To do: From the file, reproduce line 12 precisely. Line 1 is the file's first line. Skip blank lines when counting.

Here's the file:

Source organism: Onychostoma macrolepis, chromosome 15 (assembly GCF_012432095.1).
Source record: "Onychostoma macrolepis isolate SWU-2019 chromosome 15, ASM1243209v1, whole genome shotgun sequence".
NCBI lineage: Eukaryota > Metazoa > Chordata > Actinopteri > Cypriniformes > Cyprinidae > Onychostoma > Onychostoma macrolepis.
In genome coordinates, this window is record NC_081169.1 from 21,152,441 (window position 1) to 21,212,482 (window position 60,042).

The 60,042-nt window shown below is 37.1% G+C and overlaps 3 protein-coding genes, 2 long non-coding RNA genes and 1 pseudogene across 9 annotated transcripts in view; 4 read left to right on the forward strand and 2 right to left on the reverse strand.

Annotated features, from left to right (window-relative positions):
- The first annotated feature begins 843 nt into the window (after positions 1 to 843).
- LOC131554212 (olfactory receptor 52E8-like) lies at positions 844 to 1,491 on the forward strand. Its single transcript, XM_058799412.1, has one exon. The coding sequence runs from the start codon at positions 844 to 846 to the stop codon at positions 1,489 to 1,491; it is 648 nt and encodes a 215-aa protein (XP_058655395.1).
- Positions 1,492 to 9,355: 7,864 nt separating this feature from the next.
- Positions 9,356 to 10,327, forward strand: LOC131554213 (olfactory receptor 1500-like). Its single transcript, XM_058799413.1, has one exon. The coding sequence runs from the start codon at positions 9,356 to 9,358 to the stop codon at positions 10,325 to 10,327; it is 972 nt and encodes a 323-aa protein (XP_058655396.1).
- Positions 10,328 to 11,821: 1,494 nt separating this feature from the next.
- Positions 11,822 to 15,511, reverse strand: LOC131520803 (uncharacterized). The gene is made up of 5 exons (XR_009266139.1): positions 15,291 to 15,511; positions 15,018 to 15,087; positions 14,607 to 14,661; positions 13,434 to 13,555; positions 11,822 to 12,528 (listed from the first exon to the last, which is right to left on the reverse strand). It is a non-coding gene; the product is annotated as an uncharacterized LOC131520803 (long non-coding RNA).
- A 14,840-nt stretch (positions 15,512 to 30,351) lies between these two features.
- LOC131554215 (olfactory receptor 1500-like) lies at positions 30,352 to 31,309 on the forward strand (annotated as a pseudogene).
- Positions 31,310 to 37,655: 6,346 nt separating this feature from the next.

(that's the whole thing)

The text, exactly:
- Positions 11,822 to 15,511, reverse strand: LOC131520803 (uncharacterized). The gene is made up of 5 exons (XR_009266139.1): positions 15,291 to 15,511; positions 15,018 to 15,087; positions 14,607 to 14,661; positions 13,434 to 13,555; positions 11,822 to 12,528 (listed from the first exon to the last, which is right to left on the reverse strand). It is a non-coding gene; the product is annotated as an uncharacterized LOC131520803 (long non-coding RNA).